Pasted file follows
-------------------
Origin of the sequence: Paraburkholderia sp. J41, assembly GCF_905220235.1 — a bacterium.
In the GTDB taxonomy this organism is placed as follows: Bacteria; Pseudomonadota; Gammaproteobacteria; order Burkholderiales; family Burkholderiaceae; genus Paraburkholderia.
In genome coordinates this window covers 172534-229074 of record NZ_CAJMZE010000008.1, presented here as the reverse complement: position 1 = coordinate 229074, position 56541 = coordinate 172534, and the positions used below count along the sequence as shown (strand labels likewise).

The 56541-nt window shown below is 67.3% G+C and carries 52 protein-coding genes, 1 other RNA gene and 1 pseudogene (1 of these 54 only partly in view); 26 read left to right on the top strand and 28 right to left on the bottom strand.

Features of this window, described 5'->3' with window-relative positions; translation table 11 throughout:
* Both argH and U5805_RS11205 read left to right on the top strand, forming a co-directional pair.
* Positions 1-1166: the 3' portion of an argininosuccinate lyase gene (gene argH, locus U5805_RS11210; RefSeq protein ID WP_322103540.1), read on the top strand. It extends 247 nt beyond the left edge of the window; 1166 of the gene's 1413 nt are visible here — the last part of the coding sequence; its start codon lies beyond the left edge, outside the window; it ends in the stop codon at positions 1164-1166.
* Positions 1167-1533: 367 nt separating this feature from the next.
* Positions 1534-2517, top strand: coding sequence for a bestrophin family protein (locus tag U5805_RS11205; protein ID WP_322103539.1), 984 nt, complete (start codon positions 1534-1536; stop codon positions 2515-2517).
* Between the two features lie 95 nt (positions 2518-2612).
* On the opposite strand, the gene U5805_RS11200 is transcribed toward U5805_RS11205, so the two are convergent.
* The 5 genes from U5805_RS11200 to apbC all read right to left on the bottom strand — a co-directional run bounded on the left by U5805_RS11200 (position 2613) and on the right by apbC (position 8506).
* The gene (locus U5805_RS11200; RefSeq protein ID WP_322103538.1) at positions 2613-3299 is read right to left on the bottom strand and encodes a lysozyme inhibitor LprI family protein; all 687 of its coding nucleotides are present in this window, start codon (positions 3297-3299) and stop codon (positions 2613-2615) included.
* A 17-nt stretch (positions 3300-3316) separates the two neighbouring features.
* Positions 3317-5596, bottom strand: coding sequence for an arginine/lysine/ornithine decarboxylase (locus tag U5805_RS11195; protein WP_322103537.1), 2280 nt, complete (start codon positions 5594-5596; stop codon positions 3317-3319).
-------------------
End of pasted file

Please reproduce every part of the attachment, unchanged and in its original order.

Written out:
Origin of the sequence: Paraburkholderia sp. J41, assembly GCF_905220235.1 — a bacterium.
In the GTDB taxonomy this organism is placed as follows: Bacteria; Pseudomonadota; Gammaproteobacteria; order Burkholderiales; family Burkholderiaceae; genus Paraburkholderia.
In genome coordinates this window covers 172534-229074 of record NZ_CAJMZE010000008.1, presented here as the reverse complement: position 1 = coordinate 229074, position 56541 = coordinate 172534, and the positions used below count along the sequence as shown (strand labels likewise).

The 56541-nt window shown below is 67.3% G+C and carries 52 protein-coding genes, 1 other RNA gene and 1 pseudogene (1 of these 54 only partly in view); 26 read left to right on the top strand and 28 right to left on the bottom strand.

Features of this window, described 5'->3' with window-relative positions; translation table 11 throughout:
* Both argH and U5805_RS11205 read left to right on the top strand, forming a co-directional pair.
* Positions 1-1166: the 3' portion of an argininosuccinate lyase gene (gene argH, locus U5805_RS11210; RefSeq protein ID WP_322103540.1), read on the top strand. It extends 247 nt beyond the left edge of the window; 1166 of the gene's 1413 nt are visible here — the last part of the coding sequence; its start codon lies beyond the left edge, outside the window; it ends in the stop codon at positions 1164-1166.
* Positions 1167-1533: 367 nt separating this feature from the next.
* Positions 1534-2517, top strand: coding sequence for a bestrophin family protein (locus tag U5805_RS11205; protein ID WP_322103539.1), 984 nt, complete (start codon positions 1534-1536; stop codon positions 2515-2517).
* Between the two features lie 95 nt (positions 2518-2612).
* On the opposite strand, the gene U5805_RS11200 is transcribed toward U5805_RS11205, so the two are convergent.
* The 5 genes from U5805_RS11200 to apbC all read right to left on the bottom strand — a co-directional run bounded on the left by U5805_RS11200 (position 2613) and on the right by apbC (position 8506).
* The gene (locus U5805_RS11200; RefSeq protein ID WP_322103538.1) at positions 2613-3299 is read right to left on the bottom strand and encodes a lysozyme inhibitor LprI family protein; all 687 of its coding nucleotides are present in this window, start codon (positions 3297-3299) and stop codon (positions 2613-2615) included.
* A 17-nt stretch (positions 3300-3316) separates the two neighbouring features.
* Positions 3317-5596, bottom strand: coding sequence for an arginine/lysine/ornithine decarboxylase (locus tag U5805_RS11195; protein WP_322103537.1), 2280 nt, complete (start codon positions 5594-5596; stop codon positions 3317-3319).